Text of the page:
LAW

Meet the judge at the heart of the West's top energy battles

Brian Morris has had a very busy few weeks.

The chief judge for the U.S. District Court for the District of Montana, one of three active jurists on the bench, has stalled a national permitting program, upheld federal rules on pipeline inspections and tossed out hundreds of oil and gas leases — all in the midst of the coronavirus pandemic.

Critics warn that Morris' rulings threaten to cause more economic harm to the oil and gas industry, which has already been battered by the public health crisis. Environmental groups say the judge's decisions are instead a reflection of the Trump administration's poorly executed push for energy dominance.

"My read of him is that he's a stickler for the agencies following proper procedures in environmental cases," said Larry Liebesman, a senior adviser at the consulting firm Dawson & Associates.

Soon after graduating from Stanford University with bachelor's, master's and law degrees, Morris clerked for former Supreme Court Chief Justice William Rehnquist, a conservative. Morris, a Treasure State native, later returned to his home state to work in private practice and — eventually — serve as state solicitor and a Montana Supreme Court justice.

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Former President Obama appointed Morris, 56, to the Montana district court in 2013, and he became chief judge in March.

"He's a very careful, thoughtful judge," said Liebesman, a former senior trial attorney in the Justice Department's environment division. "He's not going to simply rubber-stamp or immediately return an agency decision because of some philosophical bent. I certainly don't get that impression whatsoever."

Morris made waves last month when he issued a sweeping order blocking the use of the Army Corps of Engineers' Nationwide Permit 12.

The unexpected decision, which Morris later narrowed to block the permit only for new oil and gas pipelines, kicked off a steady stream of rulings in the following weeks.

The judge has recently tossed out oil and gas leases issued by the Bureau of Land Management on the grounds that the agency ran afoul of environmental law and greater sage grouse protections. He has also preserved federal pipeline safety inspection standards and rejected an effort to reinstate the Obama administration's freeze on coal leasing on public lands.

Morris' rulings have previously drawn attention in Washington. President Trump slammed the judge's 2018 decision halting construction on the Keystone XL pipeline and pledged to install more conservative judges on the 9th U.S. Circuit Court of Appeals, which reviews cases from Morris' court (Greenwire, Nov. 9, 2018).

Environmental groups have praised Morris' orders and have found hope even in decisions that favored the federal government.

Morris is an "extremely fair judge" who peppers both sides with questions in oral arguments, said Rebecca Fischer, a climate and energy program attorney at WildEarth Guardians.

She summed up Morris' recent decisions in favor of environmental groups as "a problem of the Trump administration's own making."

"Federal agencies are under extreme pressure to greenlight any fossil fuel projects and policies without doing their homework on whether these projects comply with federal law," said Fischer.

'Activist judge'

That pressure includes a push by the Trump administration to complete the controversial Keystone XL oil pipeline.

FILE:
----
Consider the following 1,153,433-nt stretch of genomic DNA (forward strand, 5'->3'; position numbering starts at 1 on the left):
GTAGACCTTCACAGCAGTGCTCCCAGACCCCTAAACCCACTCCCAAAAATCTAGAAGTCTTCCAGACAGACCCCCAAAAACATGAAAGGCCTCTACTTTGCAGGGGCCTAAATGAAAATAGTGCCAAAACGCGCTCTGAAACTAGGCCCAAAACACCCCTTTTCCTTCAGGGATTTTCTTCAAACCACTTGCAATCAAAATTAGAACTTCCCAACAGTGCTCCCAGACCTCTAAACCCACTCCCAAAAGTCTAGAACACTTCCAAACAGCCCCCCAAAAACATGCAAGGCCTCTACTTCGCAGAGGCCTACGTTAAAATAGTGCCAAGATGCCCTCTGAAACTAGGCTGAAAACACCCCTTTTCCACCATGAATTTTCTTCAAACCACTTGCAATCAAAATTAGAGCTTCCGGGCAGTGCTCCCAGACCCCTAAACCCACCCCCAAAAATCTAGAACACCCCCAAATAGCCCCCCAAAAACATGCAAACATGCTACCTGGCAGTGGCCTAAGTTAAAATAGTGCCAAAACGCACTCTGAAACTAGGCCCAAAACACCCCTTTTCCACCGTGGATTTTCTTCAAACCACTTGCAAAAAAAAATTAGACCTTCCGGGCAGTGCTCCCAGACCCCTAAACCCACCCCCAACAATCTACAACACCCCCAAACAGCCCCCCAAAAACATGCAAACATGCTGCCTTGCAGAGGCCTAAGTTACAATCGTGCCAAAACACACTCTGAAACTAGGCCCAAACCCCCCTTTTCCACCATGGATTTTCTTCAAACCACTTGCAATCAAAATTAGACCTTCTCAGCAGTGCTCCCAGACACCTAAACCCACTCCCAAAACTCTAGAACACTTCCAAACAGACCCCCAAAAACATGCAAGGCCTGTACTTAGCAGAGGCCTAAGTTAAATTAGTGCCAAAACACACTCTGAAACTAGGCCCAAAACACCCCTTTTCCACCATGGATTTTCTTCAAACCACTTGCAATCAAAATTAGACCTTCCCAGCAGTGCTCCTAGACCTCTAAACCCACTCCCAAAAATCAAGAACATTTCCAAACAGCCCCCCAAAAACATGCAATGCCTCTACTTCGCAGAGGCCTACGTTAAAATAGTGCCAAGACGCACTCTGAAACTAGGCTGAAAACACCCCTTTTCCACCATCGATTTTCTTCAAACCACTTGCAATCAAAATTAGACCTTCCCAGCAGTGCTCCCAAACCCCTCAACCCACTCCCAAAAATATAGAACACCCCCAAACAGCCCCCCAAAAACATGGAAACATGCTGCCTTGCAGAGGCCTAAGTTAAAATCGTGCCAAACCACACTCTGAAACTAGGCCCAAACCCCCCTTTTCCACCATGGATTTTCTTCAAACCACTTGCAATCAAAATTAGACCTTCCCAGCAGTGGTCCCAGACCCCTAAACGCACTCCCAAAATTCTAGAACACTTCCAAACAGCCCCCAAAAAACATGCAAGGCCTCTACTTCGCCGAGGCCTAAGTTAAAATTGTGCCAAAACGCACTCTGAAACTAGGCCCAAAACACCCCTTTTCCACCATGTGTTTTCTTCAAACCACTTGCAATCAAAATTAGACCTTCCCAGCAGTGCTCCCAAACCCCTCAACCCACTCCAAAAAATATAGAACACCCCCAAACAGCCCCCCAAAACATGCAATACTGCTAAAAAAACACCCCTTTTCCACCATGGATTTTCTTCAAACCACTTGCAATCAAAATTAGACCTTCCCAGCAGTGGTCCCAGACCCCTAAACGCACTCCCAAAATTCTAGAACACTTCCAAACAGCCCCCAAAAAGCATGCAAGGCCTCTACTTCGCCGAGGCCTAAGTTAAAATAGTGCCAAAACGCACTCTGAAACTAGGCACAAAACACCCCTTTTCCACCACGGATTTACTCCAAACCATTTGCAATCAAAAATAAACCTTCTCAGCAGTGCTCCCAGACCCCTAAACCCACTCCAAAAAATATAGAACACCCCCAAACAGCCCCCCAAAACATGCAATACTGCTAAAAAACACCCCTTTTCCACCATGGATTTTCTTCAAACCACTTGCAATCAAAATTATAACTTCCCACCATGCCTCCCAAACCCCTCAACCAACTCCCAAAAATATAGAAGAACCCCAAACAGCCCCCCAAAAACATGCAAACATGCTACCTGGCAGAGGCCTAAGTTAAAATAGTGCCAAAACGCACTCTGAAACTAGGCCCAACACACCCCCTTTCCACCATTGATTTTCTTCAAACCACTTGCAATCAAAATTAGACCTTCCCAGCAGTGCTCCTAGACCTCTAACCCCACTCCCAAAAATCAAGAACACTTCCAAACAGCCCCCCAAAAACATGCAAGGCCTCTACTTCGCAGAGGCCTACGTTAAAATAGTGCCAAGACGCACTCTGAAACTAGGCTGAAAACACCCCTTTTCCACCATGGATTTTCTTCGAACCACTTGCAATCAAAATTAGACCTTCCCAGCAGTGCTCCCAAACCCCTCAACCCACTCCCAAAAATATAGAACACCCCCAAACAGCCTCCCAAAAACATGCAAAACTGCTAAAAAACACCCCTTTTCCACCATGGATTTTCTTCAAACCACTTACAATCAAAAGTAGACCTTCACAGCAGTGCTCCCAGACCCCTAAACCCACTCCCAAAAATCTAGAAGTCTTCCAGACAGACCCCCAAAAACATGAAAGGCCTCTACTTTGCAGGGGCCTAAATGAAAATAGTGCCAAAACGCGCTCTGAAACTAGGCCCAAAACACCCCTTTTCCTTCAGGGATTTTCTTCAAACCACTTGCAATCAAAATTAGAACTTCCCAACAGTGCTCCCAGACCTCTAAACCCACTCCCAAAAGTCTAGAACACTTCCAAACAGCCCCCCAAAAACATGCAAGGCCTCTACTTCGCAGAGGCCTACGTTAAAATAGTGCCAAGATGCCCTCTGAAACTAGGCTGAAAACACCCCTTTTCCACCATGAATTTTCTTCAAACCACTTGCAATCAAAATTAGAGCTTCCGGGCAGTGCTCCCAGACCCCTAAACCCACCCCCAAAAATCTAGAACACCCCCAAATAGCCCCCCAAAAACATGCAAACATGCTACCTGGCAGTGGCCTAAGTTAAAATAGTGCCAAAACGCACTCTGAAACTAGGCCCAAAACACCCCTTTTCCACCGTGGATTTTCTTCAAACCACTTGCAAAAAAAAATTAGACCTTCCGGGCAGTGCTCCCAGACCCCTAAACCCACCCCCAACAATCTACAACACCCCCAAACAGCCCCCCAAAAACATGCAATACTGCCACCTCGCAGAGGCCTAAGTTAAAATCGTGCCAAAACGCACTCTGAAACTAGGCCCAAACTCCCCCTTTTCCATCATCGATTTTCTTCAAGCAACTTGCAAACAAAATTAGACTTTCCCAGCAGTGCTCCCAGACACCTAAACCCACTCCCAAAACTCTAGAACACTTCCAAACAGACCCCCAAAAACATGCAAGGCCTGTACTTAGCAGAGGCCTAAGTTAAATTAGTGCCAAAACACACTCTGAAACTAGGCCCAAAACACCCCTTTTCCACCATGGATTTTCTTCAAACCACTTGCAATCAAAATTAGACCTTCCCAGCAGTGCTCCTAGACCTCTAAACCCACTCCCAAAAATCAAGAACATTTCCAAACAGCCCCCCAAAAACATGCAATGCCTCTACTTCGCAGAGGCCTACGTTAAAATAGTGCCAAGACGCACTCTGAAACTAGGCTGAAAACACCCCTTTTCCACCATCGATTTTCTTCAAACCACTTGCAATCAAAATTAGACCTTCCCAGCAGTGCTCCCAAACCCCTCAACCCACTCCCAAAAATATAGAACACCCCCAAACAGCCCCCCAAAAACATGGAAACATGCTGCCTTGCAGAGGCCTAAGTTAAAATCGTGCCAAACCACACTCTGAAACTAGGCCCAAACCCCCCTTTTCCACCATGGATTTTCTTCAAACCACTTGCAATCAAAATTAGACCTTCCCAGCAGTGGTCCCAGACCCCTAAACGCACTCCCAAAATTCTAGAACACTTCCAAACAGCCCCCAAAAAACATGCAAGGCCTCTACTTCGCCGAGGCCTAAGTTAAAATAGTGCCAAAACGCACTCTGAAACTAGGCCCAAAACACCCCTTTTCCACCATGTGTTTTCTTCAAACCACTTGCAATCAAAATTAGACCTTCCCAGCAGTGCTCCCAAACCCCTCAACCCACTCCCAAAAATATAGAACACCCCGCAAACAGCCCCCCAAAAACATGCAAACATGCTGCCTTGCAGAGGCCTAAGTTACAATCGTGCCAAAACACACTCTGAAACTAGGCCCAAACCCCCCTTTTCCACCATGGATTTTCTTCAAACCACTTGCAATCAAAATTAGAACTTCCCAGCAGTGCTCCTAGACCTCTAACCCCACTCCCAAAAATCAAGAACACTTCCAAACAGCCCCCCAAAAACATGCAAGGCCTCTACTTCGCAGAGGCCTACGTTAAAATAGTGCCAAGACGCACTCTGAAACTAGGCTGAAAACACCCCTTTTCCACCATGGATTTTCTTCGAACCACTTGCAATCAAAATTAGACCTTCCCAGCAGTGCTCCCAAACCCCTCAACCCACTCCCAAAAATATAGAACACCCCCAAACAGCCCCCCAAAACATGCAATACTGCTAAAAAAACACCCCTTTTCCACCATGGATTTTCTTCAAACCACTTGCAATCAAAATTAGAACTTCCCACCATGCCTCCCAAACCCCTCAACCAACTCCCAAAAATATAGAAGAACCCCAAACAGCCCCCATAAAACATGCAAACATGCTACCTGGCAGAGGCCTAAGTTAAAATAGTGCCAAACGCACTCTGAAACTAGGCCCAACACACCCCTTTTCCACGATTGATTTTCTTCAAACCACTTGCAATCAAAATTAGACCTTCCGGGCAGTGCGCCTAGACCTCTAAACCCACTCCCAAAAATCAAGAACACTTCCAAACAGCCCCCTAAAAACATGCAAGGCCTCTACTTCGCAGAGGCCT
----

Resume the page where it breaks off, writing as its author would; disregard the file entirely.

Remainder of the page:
Litigation over the project, which Obama previously canceled, put a spotlight on the Army Corps' nationwide permitting program. The government has for decades used the program to streamline authorizations of dredge-and-fill activities for utility lines, but environmentalists have criticized the program's now-widespread use for oil and gas pipelines.

Green groups last year challenged the use of the permitting program to approve water crossings along the route of Keystone XL, a 1,200-mile project designed to connect Canadian oil sands to refineries and ports along the Gulf of Mexico.

Morris' decision to halt the permitting program nationwide played into an ongoing debate on the "hot topic" in legal circles about whether district judges should wield the power to block federal actions across the country, said Liebesman.

"There are a lot of conservative judges, including some comments from Justice [Neil] Gorsuch on the Supreme Court that raised concerns that granting those kinds of nationwide injunctions, even for a rule of national scope, is simply too far," he said.

In the Army Corps case, Morris focused his decision on the agency's failure to conduct a broad analysis of the impact permitted projects would have on vulnerable plants and animals. He found that the only way to provide effective relief was to block the program across the country, Liebesman said.

Even though Morris later narrowed his order, the decision continues to have a far-reaching impact on projects, including in areas where no endangered species have been identified, said Brandon Tuck, counsel at the firm Vinson & Elkins LLP.

"So many of the projects that use Nationwide 12 ... are not 500- or 700-mile-long Keystone-like pipeline projects," he said. "The court's order enjoins lots of very small, very routine, noncontroversial projects for the sake of the long, 500-mile oil and gas pipelines."

Tuck noted that a number of his firm's clients have been affected by the Montana district court's decision. He is not directly involved in litigation over the nationwide permitting order.

Western Energy Alliance President Kathleen Sgamma has called Morris an "activist judge" who fails to appreciate the effects of his decisions on companies forced to stall projects.

"His bias against oil and natural gas was such that he wanted to stop the pipeline, so he found a way to deny that nationwide permit for the pipeline," she said. "Well, it seems like he didn't even think about the fact the permit is used nationwide for all kinds of different infrastructure projects."

Morris appeared to have a "moment of clarity" about the effects of the ruling when he decided to narrow his order, Sgamma added. But unless the 9th Circuit overturns the Montana district court's decision, the ruling will remain in effect until the Army Corps completes the necessary consultation.